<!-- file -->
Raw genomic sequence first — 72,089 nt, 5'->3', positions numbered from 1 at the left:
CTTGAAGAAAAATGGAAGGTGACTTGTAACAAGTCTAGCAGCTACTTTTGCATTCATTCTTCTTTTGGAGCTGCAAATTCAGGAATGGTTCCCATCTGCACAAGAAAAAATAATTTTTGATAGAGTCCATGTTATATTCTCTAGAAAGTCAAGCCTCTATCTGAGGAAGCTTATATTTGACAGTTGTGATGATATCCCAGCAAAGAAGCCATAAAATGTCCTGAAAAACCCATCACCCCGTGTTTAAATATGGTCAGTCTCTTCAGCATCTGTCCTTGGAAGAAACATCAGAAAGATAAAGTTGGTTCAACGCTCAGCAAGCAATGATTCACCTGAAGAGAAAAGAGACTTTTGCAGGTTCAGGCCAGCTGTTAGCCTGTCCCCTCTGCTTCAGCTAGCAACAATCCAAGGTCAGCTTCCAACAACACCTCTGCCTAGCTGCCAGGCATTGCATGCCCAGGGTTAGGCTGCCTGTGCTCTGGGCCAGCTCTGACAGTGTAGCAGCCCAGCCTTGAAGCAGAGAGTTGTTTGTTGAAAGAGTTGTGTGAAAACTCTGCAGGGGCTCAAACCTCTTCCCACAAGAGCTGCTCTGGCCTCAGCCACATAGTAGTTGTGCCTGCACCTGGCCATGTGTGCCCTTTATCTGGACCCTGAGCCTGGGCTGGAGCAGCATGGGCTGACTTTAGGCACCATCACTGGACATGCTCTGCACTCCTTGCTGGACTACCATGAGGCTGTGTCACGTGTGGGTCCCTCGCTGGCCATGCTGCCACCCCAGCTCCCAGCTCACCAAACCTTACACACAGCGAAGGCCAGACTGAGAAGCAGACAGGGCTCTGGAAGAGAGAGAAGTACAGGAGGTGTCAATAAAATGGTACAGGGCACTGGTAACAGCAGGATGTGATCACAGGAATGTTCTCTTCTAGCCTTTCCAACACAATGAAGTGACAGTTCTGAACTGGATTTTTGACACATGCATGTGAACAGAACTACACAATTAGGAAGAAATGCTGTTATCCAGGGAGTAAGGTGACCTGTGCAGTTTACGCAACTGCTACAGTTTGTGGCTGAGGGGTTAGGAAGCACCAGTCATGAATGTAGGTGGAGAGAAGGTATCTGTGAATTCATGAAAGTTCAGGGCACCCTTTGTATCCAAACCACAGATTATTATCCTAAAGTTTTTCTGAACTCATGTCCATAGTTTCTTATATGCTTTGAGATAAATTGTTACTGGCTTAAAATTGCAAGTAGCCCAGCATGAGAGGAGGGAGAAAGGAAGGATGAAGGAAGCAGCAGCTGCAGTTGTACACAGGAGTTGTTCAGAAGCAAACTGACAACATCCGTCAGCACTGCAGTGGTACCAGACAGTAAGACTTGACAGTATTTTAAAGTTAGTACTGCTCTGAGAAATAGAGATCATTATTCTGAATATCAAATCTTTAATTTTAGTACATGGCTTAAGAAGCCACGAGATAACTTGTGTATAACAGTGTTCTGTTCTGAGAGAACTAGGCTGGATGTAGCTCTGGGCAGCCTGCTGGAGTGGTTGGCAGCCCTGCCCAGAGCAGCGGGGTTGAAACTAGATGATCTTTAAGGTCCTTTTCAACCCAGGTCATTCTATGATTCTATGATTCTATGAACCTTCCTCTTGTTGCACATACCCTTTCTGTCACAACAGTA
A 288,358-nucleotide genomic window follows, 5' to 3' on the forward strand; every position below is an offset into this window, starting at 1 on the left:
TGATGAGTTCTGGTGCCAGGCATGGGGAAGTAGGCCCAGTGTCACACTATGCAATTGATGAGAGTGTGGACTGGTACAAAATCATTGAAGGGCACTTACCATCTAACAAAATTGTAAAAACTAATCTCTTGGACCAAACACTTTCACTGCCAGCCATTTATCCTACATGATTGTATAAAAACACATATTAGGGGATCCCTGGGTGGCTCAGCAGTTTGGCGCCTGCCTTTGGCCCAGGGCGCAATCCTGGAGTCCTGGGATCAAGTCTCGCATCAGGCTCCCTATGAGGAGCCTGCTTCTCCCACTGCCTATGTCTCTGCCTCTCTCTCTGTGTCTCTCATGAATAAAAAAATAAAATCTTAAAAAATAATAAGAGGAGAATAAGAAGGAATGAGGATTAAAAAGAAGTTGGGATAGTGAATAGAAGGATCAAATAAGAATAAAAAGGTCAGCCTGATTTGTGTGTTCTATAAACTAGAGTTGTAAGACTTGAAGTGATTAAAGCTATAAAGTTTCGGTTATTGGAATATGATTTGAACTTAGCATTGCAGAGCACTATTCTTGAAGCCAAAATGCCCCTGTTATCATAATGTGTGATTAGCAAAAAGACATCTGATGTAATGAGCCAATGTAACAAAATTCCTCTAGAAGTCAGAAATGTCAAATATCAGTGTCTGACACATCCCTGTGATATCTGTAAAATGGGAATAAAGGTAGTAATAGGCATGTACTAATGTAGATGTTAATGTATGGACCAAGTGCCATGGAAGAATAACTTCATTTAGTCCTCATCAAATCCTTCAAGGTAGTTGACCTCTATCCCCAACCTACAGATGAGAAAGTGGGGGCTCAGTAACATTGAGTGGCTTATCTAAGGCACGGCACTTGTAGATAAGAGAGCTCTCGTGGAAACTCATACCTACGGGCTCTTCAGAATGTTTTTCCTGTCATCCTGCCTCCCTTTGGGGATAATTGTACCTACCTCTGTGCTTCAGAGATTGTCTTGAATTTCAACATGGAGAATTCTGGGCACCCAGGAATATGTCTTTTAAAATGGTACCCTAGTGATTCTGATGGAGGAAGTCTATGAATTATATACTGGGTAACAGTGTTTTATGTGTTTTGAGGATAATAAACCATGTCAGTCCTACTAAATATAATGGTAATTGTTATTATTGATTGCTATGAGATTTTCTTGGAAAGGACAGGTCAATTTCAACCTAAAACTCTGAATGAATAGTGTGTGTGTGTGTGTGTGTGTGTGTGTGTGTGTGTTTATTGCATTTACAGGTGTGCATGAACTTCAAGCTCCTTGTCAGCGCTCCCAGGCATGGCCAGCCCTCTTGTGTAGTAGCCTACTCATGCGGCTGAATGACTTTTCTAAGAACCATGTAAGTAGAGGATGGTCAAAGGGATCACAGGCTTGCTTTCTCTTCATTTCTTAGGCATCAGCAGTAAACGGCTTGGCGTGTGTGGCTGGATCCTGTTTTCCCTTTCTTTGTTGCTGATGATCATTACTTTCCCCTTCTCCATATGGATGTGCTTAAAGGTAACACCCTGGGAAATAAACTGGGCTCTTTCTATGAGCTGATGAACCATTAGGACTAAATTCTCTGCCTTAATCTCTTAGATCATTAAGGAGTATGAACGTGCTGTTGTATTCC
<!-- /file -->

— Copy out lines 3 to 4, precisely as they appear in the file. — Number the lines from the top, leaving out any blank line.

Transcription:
A 288,358-nucleotide genomic window follows, 5' to 3' on the forward strand; every position below is an offset into this window, starting at 1 on the left:
TGATGAGTTCTGGTGCCAGGCATGGGGAAGTAGGCCCAGTGTCACACTATGCAATTGATGAGAGTGTGGACTGGTACAAAATCATTGAAGGGCACTTACCATCTAACAAAATTGTAAAAACTAATCTCTTGGACCAAACACTTTCACTGCCAGCCATTTATCCTACATGATTGTATAAAAACACATATTAGGGGATCCCTGGGTGGCTCAGCAGTTTGGCGCCTGCCTTTGGCCCAGGGCGCAATCCTGGAGTCCTGGGATCAAGTCTCGCATCAGGCTCCCTATGAGGAGCCTGCTTCTCCCACTGCCTATGTCTCTGCCTCTCTCTCTGTGTCTCTCATGAATAAAAAAATAAAATCTTAAAAAATAATAAGAGGAGAATAAGAAGGAATGAGGATTAAAAAGAAGTTGGGATAGTGAATAGAAGGATCAAATAAGAATAAAAAGGTCAGCCTGATTTGTGTGTTCTATAAACTAGAGTTGTAAGACTTGAAGTGATTAAAGCTATAAAGTTTCGGTTATTGGAATATGATTTGAACTTAGCATTGCAGAGCACTATTCTTGAAGCCAAAATGCCCCTGTTATCATAATGTGTGATTAGCAAAAAGACATCTGATGTAATGAGCCAATGTAACAAAATTCCTCTAGAAGTCAGAAATGTCAAATATCAGTGTCTGACACATCCCTGTGATATCTGTAAAATGGGAATAAAGGTAGTAATAGGCATGTACTAATGTAGATGTTAATGTATGGACCAAGTGCCATGGAAGAATAACTTCATTTAGTCCTCATCAAATCCTTCAAGGTAGTTGACCTCTATCCCCAACCTACAGATGAGAAAGTGGGGGCTCAGTAACATTGAGTGGCTTATCTAAGGCACGGCACTTGTAGATAAGAGAGCTCTCGTGGAAACTCATACCTACGGGCTCTTCAGAATGTTTTTCCTGTCATCCTGCCTCCCTTTGGGGATAATTGTACCTACCTCTGTGCTTCAGAGATTGTCTTGAATTTCAACATGGAGAATTCTGGGCACCCAGGAATATGTCTTTTAAAATGGTACCCTAGTGATTCTGATGGAGGAAGTCTATGAATTATATACTGGGTAACAGTGTTTTATGTGTTTTGAGGATAATAAACCATGTCAGTCCTACTAAATATAATGGTAATTGTTATTATTGATTGCTATGAGATTTTCTTGGAAAGGACAGGTCAATTTCAACCTAAAACTCTGAATGAATAGTGTGTGTGTGTGTGTGTGTGTGTGTGTGTGTGTGTTTATTGCATTTACAGGTGTGCATGAACTTCAAGCTCCTTGTCAGCGCTCCCAGGCATGGCCAGCCCTCTTGTGTAGTAGCCTACTCATGCGGCTGAATGACTTTTCTAAGAACCATGTAAGTAGAGGATGGTCAAAGGGATCACAGGCTTGCTTTCTCTTCATTTCTTAGGCATCAGCAGTAAACGGCTTGGCGTGTGTGGCTGGATCCTGTTTTCCCTTTCTTTGTTGCTGATGATCATTACTTTCCCCTTCTCCATATGGATGTGCTTAAAGGTAACACCCTGGGAAATAAACTGGGCTCTTTCTATGAGCTGATGAACCATTAGGACTAAATTCTCTGCCTTAATCTCTTAGATCATTAAGGAGTATGAACGTGCTGTTGTATTCC